The forested parcels are located one tenth of a mile east of the intersection of Industrial Drive (Route 780) and Davis Highway (Route 22) in the Mineral Voting District. They sit adjacent to the Louisa Industrial Air Park, a 323.28-acre multi-lot development. The parcels are included in the Louisa Growth Area and designated for industrial use on the Future Land Use Map in the 2040 Comprehensive Plan.
According to the applicant, the proposed facility would have “minimal impact on neighboring properties” as mini warehouses don’t typically produce significant external impacts like noise, smoke, odor, and dust. The applicant estimates that traffic impact would be limited as well, suggesting that the facility would generate a total of seven peak hour trips in the morning and 12 in the evening.
The applicant hosted a neighborhood meeting to provide information and answer questions about the project on October 13, which several community members attended. One neighbor expressed concerns that the facility would lead to increased traffic and trash on the road. The applicant responded that they plan to make trash rounds three times a day and do not accept trash on site.
County planning staff recommend approval of the project with certain conditions. These include the use of dark sky compliant lighting, allowing access to the facility only between 7 am and 9 pm, keeping the area free of trash and debris, and establishing and maintaining a vegetative buffer.
Discussion about amending sign ordinance to prohibit vulgar, obscene, indecent and profane language: At the request of the Board of Supervisors, the commission will discuss amending the county’s sign regulations to prohibit “any sign that displays vulgar, obscene, indecent, or profane language.”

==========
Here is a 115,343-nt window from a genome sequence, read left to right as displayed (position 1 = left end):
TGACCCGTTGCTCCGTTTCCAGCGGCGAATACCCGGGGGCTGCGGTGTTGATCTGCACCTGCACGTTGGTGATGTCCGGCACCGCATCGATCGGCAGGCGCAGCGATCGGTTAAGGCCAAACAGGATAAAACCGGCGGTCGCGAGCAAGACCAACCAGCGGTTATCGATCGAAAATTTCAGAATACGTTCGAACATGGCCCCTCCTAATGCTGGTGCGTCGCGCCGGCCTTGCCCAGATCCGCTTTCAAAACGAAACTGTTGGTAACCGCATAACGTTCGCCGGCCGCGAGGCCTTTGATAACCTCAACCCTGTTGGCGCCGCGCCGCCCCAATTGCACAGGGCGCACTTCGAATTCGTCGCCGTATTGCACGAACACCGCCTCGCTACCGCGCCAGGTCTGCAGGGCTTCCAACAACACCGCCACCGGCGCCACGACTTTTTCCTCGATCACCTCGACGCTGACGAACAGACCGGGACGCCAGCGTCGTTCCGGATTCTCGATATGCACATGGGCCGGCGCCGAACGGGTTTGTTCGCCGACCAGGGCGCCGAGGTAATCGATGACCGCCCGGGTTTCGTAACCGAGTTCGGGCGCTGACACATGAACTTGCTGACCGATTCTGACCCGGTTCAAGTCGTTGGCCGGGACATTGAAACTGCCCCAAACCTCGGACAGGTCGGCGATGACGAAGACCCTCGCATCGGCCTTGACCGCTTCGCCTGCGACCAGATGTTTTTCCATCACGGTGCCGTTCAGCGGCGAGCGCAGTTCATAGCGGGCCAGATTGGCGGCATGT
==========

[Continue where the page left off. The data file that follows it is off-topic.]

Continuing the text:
At the board’s November 1 meeting, Mountain Road District Supervisor Tommy Barlow responded to constituent concerns about a cluster of political signs in eastern Louisa County that include vulgar language.
The signs have upset some neighbors, prompting several people to reach out to Barlow and two residents to share their concerns at the board’s last meeting. Jackson District resident Nathan Ware complained during the public comment period that several school buses pass the signs daily. He said he doesn’t think it’s appropriate that children see them. Barlow pointed out that a school bus also stops near the signs.
He requested that the county consider amending its sign regulations to prohibit signs that display vulgar, obscene, indecent and profane language in public view.
Supervisors acknowledged that prohibiting speech could put the county on shaky constitutional ground but agreed to forward Barlow’s proposed amendment to the Planning Commission for further discussion while instructing County Attorney Helen Phillips to explore their options.
“I don’t want the public, certainly not my constituents, to think that we are doing nothing. If we send it out and federal or state law says we can’t do it then fine. It’s on the federal and state people,” Barlow told fellow supervisors.